Tuesday, February 13, 2007

Cheetah in the wild!

No chat talk:

The Open Beta of Cheetah was officially announced. You can get in on:

IBM create a public web support forum at: Cheetah open Beta support
and there is a new infocenter at: Cheetah InfoCenter
As promised, IBM delivered a public open Beta product. This will give the chance to everyone of us to test it, view and work with the new incredible features that R&D have put in this release.

The feature specification is really impressive. Some of them are by far the deepest changes in IDS I've seen since I started working with it in 1998. It doesn't matter what is your role (DBA, Developer...). You'll find some features specifically directed to some of your major pain points.

A quick list of the features:

  • Backup and Restore to Directories with ontape
    Adds flexibility specially if used with the next feature
  • Continuous Logical Log Restore
    Besides HDR, you have another option to disaster recovery or to get a quick copy of your instance. The second instance will be on rollforward until you need it
  • Improved Parallelism during Backup and Restore
    OnBar got a lot smarter. It's able to make faster backups and specially restores. Full system backups can be done in parallel now (as it should have been from the start if I may say it... :) )
  • Named Parameters in a Callable Statement
  • Indexable Binary Data Types
    Well... not really new. We've got it in 10.00.xC6. An evidence on how easy IDS features travel through product families
  • Encrypted Communications for HDR
    Enterprise Replication (ER) already had it. Now you can use encryption on High availability Data Replication (HDR). It's not a must have in LAN, but very useful if you replicate across public or semi-public networks.
  • RTO Policy to Manage Server Restart
    Killer... IDS can tune itself to assure a user defined fast recovery interval. You specify that want the server up again in 2 minutes... IDS will manage checkpoint intervals to assure this. It can also auto tune LRU cleaning and AIO VPs. The RTO is a big step in self in direction to a self managed system. Of course you may wonder why we need it, since it's normally up and running without issues? Well, IDS tends to have greater uptimes than the hardware... at least in my experience.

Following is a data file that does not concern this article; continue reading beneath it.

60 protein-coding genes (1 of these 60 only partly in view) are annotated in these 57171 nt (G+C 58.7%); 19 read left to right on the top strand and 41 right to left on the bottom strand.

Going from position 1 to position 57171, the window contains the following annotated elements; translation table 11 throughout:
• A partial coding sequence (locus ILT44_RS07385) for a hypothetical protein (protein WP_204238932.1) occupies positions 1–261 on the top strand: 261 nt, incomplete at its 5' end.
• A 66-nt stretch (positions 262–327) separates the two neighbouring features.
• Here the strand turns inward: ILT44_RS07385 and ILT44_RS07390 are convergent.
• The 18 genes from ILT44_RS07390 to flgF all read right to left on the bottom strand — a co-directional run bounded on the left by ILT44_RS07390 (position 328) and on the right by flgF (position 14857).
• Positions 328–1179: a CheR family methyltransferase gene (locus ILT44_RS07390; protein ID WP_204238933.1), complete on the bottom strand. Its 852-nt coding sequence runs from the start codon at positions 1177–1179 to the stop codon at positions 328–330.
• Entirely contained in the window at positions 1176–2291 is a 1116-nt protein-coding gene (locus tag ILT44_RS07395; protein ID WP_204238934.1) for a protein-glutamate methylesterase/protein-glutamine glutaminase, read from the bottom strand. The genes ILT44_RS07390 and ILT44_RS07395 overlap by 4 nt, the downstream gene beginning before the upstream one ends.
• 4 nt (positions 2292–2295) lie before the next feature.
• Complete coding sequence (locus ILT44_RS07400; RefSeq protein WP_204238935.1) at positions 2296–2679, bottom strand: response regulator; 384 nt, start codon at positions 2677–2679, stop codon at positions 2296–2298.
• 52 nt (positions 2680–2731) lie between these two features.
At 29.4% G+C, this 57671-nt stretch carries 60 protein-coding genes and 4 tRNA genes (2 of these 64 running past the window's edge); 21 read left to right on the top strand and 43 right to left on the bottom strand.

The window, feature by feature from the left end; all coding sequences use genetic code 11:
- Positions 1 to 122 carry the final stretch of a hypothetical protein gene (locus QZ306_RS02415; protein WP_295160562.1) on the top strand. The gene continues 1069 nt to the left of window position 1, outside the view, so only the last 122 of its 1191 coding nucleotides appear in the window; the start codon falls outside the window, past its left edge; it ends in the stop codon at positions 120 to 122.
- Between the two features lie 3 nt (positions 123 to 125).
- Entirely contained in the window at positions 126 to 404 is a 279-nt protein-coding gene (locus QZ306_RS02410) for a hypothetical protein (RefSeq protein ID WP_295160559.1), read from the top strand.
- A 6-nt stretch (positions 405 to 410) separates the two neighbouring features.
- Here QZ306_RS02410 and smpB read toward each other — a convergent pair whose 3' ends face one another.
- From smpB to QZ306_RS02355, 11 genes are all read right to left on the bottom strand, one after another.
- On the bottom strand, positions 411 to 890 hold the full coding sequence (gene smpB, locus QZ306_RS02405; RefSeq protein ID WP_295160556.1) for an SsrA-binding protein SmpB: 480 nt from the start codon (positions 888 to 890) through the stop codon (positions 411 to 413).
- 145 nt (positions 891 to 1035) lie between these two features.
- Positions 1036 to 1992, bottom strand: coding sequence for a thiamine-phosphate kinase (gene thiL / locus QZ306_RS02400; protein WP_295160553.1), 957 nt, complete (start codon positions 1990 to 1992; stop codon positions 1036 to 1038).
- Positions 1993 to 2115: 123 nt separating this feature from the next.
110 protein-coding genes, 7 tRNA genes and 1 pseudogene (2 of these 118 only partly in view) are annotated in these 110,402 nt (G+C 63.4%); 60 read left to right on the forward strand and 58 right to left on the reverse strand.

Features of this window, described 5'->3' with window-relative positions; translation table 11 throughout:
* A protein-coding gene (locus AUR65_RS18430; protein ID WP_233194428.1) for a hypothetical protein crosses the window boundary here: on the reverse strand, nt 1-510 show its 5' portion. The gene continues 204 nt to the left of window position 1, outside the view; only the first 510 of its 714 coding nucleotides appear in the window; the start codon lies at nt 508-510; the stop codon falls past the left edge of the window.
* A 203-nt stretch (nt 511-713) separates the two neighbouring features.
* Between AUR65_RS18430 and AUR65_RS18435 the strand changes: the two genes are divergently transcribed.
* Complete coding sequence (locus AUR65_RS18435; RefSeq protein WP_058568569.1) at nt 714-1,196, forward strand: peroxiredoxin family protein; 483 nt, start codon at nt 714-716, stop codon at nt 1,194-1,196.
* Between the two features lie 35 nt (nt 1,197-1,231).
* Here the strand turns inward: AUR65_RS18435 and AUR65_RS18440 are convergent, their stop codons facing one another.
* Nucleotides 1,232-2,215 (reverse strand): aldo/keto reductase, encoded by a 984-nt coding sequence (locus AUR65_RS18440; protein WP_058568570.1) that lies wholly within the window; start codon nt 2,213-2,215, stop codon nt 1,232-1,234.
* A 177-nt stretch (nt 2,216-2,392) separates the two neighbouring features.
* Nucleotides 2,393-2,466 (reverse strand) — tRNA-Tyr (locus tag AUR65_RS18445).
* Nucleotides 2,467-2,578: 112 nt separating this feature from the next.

• Non-blocking Checkpoints
    Wow... Serial killer! Got your system tuned for everyday load and have seen it 'hang' in a very long checkpoint after some special maintenance (index, table moving....)? No more! Checkpoint locks will be a small (if ever noticeable) fraction of a second. LRU flushing will be done concurrently with normal transaction processing.
    It's easy to imagine that this kind of feature takes very serious thinking, working and testing. But R&D did it. Besides this you'll get a lot of very useful info about checkpoints with a new onstat -g ckp option...
  • Trigger Enhancements
    One trigger for each type operation is not enough? Now you can have several triggers on the same table for each type of operation (Insert, Delete, Update... )
  • Truncate Replicated Tables
    You can now use truncate on tables involved in ER
  • Derived tables in the FROM Clause of Queries
  • Tired of writing "SELECT .... FROM TABLE (....)"?. Ok... Then use the general "SELECT ... FROM (SELECT ...). A usability feature that will facilitate application porting from other RDBMS
  • Index Self-Join Query Plans
    Not new... Reviewed in the last article. Another example of code portability between product families
  • Optimizer Directives in ANSI-Compliant Joined Queries
  • Optimistic concurrency
    Serial killer part II... You don't like dirty reads (who likes?!) and your application keeps waiting on locks because of bad programming or due to high concurrency? No problem! Just set an ONCONFIG parameter, or an environment variable and either DIRTY READ or COMMITTED READ or both (or none) will work in the new mode: LAST COMMITTED READ. No more lock waiting. You'll get the image before commit. No need to change application code
  • Enhanced Data Types Support in Cross-Server Distributed Queries
    Some improvements in distributed queries. More data types supported
  • Improved Statistics Maintenance
    If like me, you're mad for having to scan a table to create statistics for some columns where you've just created an index (which makes a scan of the data and a sort...), than you can rest. Now, an index creation will automatically calculate column distributions and index and table data.
  • Deployment Wizard